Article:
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Behind the 9/11 White House Order to Shoot Down U.S. Airliners: ‘It Had to be Done’

September 9, 2019 in History

By Garrett M. Graff

The harrowing decision was made during the first hour after the attacks—by Vice President Cheney.

It’s hard to imagine an American leader authorizing the shoot-down of civilian aircraft. But in the first hour following the , I interviewed dozens of top U.S. officials who were with the president and vice president that day—as well as culled official oral histories conducted by the Pentagon and other institutions in the wake of 9/11—to create one of the most detailed pictures yet of the national decision-making that unfolded that morning.

One particular moment of that first hour in the bunker would prove among the day’s most controversial moments: that order from Cheney authorizing fighter jets to shoot down hijacked airliners. Did he actually have the authority to give the order? And did he and President Bush connect before or after Cheney ordered the fighters into battle?

READ MORE: 9/11 Timeline

The scramble to safety

Vice President Cheney with senior staff in the President’s Emergency Operations Center (PEOC), the Cold War-era bunker under the White House.

The White House bunker, known officially as the Presidential Emergency Operations Center (PEOC), dates back to World War II, when officials set up a modest bunker for Franklin D. Roosevelt in the event of a surprise German attack on the capital. Harry Truman expanded the facility dramatically for the Cold War as part of a large White House renovation during his presidency. In the years since, the bunker has been updated technologically; and while officials and presidents had used it as part of drills and exercises, it had never been used for its intended purpose—until 9/11.

READ MORE: Inside the Government’s Top Secret Doomsday Hideouts

Still, the facility is staffed 24 hours a day, and that morning the team on duty had been gathering for its normal Tuesday morning staff meeting when the towers were struck. Within minutes, Vice President Cheney and other officials arrived. Navy Commander Anthony Barnes was on duty that morning, and in his first-ever interview, he recalls that he looked around and saw National Security Advisor Condoleezza Rice, White House Communications Director Karen Hughes, Cheney aide Mary Matalin and Secretary of Transportation Norman Mineta: “Mr. Mineta put up on one of the TV monitors a feed of where every airplane across the entire nation was. We looked at that thing—there must have been thousands of little airplane symbols on it.”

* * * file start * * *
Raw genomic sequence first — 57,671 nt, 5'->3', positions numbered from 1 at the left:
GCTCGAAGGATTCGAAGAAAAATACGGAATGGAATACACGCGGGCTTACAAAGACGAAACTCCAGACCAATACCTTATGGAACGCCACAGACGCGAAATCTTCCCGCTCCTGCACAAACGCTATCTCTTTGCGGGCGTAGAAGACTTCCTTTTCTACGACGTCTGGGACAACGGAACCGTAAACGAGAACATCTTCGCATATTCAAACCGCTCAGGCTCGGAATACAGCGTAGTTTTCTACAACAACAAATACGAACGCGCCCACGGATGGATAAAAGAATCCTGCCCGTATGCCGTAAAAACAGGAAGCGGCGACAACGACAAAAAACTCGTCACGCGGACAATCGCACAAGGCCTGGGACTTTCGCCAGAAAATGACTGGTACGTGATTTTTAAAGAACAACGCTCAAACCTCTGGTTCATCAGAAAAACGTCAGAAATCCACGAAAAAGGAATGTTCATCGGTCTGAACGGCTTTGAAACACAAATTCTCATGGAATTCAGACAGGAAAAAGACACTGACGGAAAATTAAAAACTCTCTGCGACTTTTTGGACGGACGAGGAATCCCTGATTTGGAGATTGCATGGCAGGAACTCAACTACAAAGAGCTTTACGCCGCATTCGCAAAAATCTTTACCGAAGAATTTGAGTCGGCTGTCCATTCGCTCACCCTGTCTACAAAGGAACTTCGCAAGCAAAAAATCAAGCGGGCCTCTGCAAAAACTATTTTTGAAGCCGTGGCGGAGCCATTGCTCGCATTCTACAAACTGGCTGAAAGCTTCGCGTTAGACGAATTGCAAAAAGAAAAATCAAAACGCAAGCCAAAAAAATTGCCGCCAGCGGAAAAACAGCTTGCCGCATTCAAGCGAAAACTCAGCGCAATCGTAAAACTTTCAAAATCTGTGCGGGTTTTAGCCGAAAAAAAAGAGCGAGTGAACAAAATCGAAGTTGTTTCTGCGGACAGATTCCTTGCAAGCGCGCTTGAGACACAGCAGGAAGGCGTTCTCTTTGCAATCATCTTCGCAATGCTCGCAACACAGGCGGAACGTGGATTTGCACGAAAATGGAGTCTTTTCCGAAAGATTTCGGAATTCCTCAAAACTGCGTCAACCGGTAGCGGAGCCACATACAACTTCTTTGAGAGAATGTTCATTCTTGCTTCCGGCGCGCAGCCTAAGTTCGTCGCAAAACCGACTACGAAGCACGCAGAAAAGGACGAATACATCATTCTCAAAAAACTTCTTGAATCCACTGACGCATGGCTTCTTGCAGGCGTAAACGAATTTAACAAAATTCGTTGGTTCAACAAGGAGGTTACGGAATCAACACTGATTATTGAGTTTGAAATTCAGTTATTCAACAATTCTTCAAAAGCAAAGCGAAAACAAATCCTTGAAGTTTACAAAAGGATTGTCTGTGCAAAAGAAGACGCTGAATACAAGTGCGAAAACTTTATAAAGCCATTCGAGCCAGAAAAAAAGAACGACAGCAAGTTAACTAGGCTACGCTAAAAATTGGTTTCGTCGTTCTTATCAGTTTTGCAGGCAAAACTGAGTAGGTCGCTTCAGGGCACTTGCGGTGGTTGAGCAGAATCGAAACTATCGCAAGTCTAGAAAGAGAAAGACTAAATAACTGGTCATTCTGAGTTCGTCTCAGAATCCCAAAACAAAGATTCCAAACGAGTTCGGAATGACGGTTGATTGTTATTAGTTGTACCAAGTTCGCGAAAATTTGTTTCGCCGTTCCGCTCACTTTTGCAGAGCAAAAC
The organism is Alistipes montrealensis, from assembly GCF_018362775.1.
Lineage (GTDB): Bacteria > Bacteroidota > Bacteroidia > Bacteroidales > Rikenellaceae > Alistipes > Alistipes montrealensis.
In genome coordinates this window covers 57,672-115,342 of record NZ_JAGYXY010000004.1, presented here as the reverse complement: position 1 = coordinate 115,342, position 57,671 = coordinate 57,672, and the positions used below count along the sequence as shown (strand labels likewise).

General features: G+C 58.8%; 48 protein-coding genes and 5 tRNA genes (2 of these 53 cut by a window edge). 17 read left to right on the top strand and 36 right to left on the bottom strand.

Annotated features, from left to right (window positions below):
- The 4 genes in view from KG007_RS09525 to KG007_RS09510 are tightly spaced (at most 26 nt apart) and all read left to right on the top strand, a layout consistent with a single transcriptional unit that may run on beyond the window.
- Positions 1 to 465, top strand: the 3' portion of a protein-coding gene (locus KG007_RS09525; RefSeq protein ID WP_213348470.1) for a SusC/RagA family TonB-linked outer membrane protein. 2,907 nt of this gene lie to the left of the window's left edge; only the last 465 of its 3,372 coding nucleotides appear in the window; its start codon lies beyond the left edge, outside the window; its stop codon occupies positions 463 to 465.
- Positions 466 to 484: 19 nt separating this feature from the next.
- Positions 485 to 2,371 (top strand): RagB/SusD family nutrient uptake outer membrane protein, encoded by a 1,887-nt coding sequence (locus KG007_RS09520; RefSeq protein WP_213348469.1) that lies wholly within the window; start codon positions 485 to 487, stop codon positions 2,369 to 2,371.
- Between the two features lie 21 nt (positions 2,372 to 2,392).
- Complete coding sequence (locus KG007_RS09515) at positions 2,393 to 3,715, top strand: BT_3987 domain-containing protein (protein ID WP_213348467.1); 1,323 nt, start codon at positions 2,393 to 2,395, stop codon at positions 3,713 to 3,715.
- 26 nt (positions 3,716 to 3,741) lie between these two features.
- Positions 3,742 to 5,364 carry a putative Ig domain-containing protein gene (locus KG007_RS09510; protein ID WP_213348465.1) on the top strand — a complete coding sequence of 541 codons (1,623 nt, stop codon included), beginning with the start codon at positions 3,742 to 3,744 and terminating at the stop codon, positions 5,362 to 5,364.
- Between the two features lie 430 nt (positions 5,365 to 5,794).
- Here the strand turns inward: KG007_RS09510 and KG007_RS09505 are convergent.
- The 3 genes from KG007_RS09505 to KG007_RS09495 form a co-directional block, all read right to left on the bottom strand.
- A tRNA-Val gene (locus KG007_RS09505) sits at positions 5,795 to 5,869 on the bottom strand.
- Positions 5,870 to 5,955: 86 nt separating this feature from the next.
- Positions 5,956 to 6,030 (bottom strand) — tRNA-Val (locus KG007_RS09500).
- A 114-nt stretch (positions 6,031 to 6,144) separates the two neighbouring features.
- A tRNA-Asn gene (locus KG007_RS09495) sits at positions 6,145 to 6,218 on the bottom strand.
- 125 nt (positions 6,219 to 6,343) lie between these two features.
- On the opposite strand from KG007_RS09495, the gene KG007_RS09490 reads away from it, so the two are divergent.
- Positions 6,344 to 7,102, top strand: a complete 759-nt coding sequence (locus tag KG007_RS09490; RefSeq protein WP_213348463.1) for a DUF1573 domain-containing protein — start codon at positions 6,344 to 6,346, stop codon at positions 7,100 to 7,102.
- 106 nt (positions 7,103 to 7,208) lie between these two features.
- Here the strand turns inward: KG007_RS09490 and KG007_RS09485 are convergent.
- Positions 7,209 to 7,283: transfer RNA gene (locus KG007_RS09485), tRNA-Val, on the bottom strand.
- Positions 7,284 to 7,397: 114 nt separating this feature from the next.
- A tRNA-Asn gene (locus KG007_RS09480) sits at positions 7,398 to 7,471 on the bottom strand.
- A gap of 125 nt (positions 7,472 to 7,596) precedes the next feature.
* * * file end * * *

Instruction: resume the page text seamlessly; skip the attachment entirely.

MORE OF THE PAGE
Barnes, who served on 9/11 …read more

Source: HISTORY

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How the Pentagon's Design Saved Lives on September 11

September 9, 2019 in History

By Dave Roos

On 9/11, 125 people in the Pentagon were killed. The losses were devastating, but it could have been even worse.

At 9:47 a.m. on September 11, 2001, a 62-year-old Pentagon employee and retired Air Force communications specialist was sitting in traffic west of the Pentagon when a roaring jet engine passed so low overhead that it clipped the radio antenna of the car behind him.

The airplane, the hijacked American Airlines Flight 77, sliced through three light poles in the Pentagon parking lot before it slamming into the first floor of the building and exploding in a fireball, instantly killing 125 people inside the Pentagon plus all 64 passengers onboard, including the five hijackers.

While the act was horrific and all the losses on that day were devastating, structural damage analysis revealed that the death toll at the Pentagon could have been far worse, if not for some critical engineering decisions made 60 years earlier.

In this handout provided by the Federal Bureau of Investigation, first responders are shown on scene following an attack at the Pentagon on September 11, 2001 in Arlington, Virginia. American Airlines Flight 77 was hijacked by al Qaeda terrorists who flew it in to the building killing 184 people.

View the 12 images of this gallery on the original article

Construction of the Pentagon began, ironically enough, on September 11, 1941. While America had not yet entered World War II, President Franklin D. Roosevelt knew he needed a home base for impending military operations near the nation’s capital. Wartime urgency meant that the Pentagon was completed in record time—just 16 months using 15,000 construction workers.